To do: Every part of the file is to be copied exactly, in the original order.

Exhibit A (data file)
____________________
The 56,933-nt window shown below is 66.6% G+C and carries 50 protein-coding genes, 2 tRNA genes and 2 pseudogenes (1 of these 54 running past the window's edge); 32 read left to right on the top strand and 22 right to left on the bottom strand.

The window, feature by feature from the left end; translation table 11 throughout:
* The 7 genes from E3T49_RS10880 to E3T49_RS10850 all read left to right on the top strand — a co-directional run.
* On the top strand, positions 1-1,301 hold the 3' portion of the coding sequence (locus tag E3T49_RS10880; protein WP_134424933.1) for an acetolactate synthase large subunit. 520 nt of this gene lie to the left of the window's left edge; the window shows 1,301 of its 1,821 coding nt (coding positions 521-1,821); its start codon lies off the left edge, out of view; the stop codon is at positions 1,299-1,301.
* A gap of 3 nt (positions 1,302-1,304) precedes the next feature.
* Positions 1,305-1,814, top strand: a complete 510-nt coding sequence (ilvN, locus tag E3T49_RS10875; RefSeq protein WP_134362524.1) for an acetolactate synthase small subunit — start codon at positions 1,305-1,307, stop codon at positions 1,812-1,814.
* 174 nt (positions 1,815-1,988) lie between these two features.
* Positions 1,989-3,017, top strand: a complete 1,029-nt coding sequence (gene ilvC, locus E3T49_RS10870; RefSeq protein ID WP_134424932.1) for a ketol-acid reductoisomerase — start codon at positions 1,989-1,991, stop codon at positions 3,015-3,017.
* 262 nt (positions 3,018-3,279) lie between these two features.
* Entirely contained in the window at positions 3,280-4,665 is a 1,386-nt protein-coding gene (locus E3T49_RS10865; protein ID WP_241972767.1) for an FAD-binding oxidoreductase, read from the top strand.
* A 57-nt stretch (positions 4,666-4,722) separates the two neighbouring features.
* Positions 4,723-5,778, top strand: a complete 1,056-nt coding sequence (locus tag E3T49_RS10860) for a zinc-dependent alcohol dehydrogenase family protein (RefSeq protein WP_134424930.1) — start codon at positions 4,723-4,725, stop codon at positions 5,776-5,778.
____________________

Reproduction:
The 56,933-nt window shown below is 66.6% G+C and carries 50 protein-coding genes, 2 tRNA genes and 2 pseudogenes (1 of these 54 running past the window's edge); 32 read left to right on the top strand and 22 right to left on the bottom strand.

The window, feature by feature from the left end; translation table 11 throughout:
* The 7 genes from E3T49_RS10880 to E3T49_RS10850 all read left to right on the top strand — a co-directional run.
* On the top strand, positions 1-1,301 hold the 3' portion of the coding sequence (locus tag E3T49_RS10880; protein WP_134424933.1) for an acetolactate synthase large subunit. 520 nt of this gene lie to the left of the window's left edge; the window shows 1,301 of its 1,821 coding nt (coding positions 521-1,821); its start codon lies off the left edge, out of view; the stop codon is at positions 1,299-1,301.
* A gap of 3 nt (positions 1,302-1,304) precedes the next feature.
* Positions 1,305-1,814, top strand: a complete 510-nt coding sequence (ilvN, locus tag E3T49_RS10875; RefSeq protein WP_134362524.1) for an acetolactate synthase small subunit — start codon at positions 1,305-1,307, stop codon at positions 1,812-1,814.
* 174 nt (positions 1,815-1,988) lie between these two features.
* Positions 1,989-3,017, top strand: a complete 1,029-nt coding sequence (gene ilvC, locus E3T49_RS10870; RefSeq protein ID WP_134424932.1) for a ketol-acid reductoisomerase — start codon at positions 1,989-1,991, stop codon at positions 3,015-3,017.
* 262 nt (positions 3,018-3,279) lie between these two features.
* Entirely contained in the window at positions 3,280-4,665 is a 1,386-nt protein-coding gene (locus E3T49_RS10865; protein ID WP_241972767.1) for an FAD-binding oxidoreductase, read from the top strand.
* A 57-nt stretch (positions 4,666-4,722) separates the two neighbouring features.
* Positions 4,723-5,778, top strand: a complete 1,056-nt coding sequence (locus tag E3T49_RS10860) for a zinc-dependent alcohol dehydrogenase family protein (RefSeq protein WP_134424930.1) — start codon at positions 4,723-4,725, stop codon at positions 5,776-5,778.